See R. Ovadiah Barternura's commentary.
While he states the general focus of the Mishnah itself implies social relationships, and in this Mishnah, he states that when one invites someone to his home (a "social" function), he should not keep his face in the ground and have an "embarrassed look", regarding this last phrase of "greeting everyone with a cheerful countenance", R. Bartenura explains that this means that one should conquer his evil inclination and conquer against evil thoughts in his heart - which is a self-disciplinary function, per-se.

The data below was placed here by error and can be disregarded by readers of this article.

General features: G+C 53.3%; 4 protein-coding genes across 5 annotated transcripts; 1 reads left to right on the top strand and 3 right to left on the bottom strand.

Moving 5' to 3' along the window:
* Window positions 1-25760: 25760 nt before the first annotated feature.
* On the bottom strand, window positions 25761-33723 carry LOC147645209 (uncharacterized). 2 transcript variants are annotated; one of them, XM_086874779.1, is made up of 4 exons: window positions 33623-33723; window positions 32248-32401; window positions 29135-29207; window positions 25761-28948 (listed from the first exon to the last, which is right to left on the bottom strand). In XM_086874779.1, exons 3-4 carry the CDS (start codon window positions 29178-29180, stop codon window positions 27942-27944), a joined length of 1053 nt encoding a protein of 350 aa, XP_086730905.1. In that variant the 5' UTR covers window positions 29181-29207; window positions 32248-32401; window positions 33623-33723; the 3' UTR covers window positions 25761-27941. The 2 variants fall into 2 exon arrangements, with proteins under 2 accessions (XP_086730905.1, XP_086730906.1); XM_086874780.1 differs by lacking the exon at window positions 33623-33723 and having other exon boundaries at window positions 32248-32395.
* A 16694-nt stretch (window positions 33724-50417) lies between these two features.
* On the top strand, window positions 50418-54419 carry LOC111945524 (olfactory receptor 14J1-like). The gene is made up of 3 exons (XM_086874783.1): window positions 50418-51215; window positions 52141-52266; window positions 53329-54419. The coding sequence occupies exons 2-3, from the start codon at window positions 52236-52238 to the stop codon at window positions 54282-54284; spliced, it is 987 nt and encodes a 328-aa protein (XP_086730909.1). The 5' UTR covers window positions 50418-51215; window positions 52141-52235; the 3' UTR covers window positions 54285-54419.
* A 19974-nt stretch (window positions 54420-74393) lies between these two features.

As a general rule, the written Torah does not provide much direct instruction regarding personal character directives, such as "Be a social butterfly; not a hermit". Perhaps, this is where the main focus of Pirkei Avot comes along to "fill in the gaps". I think Rabbi Yonah and Barternurah commentary on Pirkei Avot's 1st Mishnah which states "Moses received the Torah at Sinai" delve into some detail on what the term "Torah" means, and eventually, explain something about how Pirkei Avot, which deals with ethics, is part of the Torah. I think, there they explain, a bit, as to why the Torah does not, itself, explain directly about ethical behavior. Contact me if you have trouble locating this.